In fact, this “little” deal is turning out to be a very big deal. Not because the details are so important; they are the classic representation of green eyeshade budget negotiating, not the Ten Commandments. But because it’s upended the atmosphere for budget discussions and changed budgetary politics for several years to come — precisely because it reflects the way Congress actually does business, as opposed to how some people want it to behave.
The fight for the long-term deal is over, at least for now. It is over because it was unachievable. And it is over because, don’t tell anyone, the deficit is coming down, way down. The Congressional Budget Office (CBO) estimates that by 2015, the deficit will have fallen from a high of 10.1 percent of gross domestic product (GDP) to 2.1 percent, well within the sustainable range historically. For 2015, CBO estimates that the deficit will be under $400 billion, something that hasn’t happened for seven years.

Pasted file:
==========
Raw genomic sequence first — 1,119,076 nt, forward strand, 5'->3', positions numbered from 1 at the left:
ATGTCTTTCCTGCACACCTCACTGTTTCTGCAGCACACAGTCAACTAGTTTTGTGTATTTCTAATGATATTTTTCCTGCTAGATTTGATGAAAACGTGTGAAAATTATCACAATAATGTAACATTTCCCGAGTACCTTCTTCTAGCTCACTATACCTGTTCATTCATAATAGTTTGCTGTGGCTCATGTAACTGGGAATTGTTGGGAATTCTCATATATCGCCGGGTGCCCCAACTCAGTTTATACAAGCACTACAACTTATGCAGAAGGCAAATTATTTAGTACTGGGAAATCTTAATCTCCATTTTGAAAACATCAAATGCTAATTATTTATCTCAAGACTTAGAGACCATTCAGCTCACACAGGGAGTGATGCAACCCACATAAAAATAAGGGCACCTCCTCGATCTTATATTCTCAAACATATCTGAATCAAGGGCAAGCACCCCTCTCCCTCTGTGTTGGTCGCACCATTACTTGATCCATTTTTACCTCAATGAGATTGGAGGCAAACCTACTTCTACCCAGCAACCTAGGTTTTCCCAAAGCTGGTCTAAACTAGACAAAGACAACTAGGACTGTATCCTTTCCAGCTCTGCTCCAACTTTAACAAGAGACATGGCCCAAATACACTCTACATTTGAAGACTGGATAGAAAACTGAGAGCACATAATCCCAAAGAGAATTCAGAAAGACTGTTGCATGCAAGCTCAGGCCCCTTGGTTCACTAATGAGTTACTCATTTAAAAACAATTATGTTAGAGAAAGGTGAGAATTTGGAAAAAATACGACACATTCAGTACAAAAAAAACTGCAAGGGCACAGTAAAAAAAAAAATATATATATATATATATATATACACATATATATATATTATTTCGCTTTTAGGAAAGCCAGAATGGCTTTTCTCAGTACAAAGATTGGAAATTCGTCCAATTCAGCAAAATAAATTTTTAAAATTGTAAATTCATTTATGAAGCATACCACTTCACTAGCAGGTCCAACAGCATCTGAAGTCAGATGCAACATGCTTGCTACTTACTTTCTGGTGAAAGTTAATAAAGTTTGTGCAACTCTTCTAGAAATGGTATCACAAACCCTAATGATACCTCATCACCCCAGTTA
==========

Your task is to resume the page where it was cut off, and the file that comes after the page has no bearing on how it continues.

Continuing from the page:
Of course, that doesn’t change the reality that the federal debt continues be a high share of GDP and, as the baby boomers grasp at their Social Security and Medicare benefits, the federal deficits and the debt will continue to rise, posing problems 10 years from now. But, you see, that’s the real long-term, which is not what Congress does.